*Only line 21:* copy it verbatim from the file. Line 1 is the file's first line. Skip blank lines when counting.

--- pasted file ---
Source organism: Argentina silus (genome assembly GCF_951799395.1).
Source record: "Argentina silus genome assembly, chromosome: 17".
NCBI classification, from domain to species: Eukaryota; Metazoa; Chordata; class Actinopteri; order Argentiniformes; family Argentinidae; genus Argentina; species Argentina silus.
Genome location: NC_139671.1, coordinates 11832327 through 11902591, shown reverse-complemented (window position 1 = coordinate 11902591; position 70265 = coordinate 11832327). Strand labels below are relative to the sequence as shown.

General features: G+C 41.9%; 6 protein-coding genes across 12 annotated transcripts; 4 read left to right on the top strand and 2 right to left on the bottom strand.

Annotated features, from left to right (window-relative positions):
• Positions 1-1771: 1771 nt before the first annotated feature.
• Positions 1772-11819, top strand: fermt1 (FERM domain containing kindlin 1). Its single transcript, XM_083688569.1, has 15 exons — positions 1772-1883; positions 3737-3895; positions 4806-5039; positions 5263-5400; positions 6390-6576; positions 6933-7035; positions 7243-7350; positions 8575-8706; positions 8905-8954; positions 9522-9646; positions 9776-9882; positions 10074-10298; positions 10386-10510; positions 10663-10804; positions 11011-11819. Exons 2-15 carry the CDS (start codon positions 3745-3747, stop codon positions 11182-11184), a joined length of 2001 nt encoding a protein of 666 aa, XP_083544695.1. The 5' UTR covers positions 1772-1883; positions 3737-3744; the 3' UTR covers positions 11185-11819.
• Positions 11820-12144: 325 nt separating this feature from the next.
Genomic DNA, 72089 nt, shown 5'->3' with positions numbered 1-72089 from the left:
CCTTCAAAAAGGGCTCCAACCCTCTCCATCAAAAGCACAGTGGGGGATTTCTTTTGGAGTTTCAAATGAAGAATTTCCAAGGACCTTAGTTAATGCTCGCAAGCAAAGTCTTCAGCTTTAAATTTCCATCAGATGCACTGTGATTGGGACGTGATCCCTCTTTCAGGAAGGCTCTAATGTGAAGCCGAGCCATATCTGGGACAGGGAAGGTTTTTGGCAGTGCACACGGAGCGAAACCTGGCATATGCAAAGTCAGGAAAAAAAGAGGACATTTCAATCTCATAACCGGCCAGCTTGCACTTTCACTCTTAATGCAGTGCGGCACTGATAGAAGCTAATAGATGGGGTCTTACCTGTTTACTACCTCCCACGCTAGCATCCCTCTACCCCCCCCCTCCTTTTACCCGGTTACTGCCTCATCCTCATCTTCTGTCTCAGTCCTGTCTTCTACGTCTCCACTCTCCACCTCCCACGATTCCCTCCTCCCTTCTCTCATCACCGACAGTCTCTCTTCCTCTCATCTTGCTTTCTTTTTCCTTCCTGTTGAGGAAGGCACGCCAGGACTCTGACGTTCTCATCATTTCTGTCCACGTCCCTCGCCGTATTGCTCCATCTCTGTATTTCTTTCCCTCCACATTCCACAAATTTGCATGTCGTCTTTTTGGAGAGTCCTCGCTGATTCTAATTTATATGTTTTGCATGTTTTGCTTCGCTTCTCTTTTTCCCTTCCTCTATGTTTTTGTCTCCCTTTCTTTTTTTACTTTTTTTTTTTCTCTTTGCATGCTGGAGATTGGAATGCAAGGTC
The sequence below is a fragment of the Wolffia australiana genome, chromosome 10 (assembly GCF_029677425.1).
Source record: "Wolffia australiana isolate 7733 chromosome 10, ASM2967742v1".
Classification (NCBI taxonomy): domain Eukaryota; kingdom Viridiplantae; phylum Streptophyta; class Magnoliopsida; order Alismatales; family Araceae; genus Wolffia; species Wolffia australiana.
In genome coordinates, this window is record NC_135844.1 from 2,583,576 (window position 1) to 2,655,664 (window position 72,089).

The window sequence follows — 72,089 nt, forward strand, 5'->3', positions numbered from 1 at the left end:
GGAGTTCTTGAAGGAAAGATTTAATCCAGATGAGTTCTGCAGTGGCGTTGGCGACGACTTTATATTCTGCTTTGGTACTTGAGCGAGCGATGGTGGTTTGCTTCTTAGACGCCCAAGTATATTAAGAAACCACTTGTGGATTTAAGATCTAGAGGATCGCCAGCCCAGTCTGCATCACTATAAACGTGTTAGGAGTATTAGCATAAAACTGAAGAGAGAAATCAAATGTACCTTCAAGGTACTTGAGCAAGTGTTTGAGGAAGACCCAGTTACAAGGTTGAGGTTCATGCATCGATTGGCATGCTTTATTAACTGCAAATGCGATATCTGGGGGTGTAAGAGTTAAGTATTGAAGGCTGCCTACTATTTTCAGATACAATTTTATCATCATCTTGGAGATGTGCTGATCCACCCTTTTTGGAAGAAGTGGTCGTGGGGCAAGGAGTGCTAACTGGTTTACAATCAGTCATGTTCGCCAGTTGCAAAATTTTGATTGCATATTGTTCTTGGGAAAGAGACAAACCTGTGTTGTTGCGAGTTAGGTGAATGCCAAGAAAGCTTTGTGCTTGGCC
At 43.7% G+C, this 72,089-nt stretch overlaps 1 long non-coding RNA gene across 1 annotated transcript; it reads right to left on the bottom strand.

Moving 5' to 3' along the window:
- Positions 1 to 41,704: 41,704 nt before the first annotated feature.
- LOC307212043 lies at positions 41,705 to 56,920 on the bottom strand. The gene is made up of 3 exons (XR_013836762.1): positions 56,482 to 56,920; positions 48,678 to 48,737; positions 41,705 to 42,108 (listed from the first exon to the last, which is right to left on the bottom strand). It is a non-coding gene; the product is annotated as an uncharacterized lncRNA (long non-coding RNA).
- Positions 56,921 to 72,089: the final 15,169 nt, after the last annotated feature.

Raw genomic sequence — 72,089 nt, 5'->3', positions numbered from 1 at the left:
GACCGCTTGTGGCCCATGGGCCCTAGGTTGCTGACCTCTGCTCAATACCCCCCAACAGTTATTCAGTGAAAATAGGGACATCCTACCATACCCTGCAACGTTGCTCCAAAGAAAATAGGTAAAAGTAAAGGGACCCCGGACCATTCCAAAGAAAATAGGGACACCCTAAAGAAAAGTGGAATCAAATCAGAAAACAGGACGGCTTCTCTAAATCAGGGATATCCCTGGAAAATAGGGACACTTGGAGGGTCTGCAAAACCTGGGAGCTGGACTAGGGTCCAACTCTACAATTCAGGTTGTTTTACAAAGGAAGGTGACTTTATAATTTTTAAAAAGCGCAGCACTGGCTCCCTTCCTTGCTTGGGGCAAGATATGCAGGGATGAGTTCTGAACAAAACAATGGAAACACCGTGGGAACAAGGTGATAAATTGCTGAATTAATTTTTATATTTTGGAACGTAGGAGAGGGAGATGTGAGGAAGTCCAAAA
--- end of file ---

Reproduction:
- LOC307212043 lies at positions 41,705 to 56,920 on the bottom strand. The gene is made up of 3 exons (XR_013836762.1): positions 56,482 to 56,920; positions 48,678 to 48,737; positions 41,705 to 42,108 (listed from the first exon to the last, which is right to left on the bottom strand). It is a non-coding gene; the product is annotated as an uncharacterized lncRNA (long non-coding RNA).